When a team only wins a single exhibition game in the preseason and then proceeds to start the regular season winless through their first three games, it’s never just one reason that fully encapsulates the struggles. For these Lakers, then, we could point to any number of variables and, in reality, should be pointing to all of them in order to provide all the necessary context.
In the preseason, beyond the unserious nature of how the team approached the second half of most of the exhibition games, a key reason offered by many of the players was the lack of continuity stemming from a nearly totally overhauled roster and a new head coach. The team needed to learn to play together and those reps would take time. Only adding to that lack of continuity, however, was the general lack of health the team experienced combined with the decision to rest several veterans who, if the games had higher stakes, would have likely suited up.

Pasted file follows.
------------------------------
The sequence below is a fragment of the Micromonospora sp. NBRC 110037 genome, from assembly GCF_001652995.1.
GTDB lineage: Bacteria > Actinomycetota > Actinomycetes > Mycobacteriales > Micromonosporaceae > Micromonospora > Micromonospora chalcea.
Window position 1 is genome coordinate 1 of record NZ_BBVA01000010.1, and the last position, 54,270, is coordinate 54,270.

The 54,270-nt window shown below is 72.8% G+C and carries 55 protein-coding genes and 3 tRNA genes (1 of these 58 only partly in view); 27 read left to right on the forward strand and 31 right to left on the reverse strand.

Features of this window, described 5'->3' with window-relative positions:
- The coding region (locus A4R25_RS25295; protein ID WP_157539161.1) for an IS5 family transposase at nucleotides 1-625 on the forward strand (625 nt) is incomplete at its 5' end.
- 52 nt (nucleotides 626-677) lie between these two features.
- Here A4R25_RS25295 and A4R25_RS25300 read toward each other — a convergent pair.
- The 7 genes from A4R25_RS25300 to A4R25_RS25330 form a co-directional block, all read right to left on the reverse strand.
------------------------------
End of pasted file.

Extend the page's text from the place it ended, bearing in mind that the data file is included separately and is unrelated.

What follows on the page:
Heading into the real games, the health issues that plagued the team in preseason remained and that injury uncertainty impacted the team’s rotation. With Dennis Schröder and Thomas Bryant both out with thumb injuries and Troy Brown dealing with back issues, three rotation players were suddenly out of the mix. Brown, thankfully, is now back, but now Russell Westbrook is doubtful for Wednesday’s game in Denver with the same hamstring issue that limited him in the team’s final preseason game.
While the injuries and the resulting challenges stemming from them have certainly mattered, and the full context of how the season has played out to this point can’t be told without highlighting them, the bigger issues aren’t really about who is or isn’t playing, but more about when and how they play. In other words, the Lakers are where they are because several of their players aren’t playing well enough when they do play.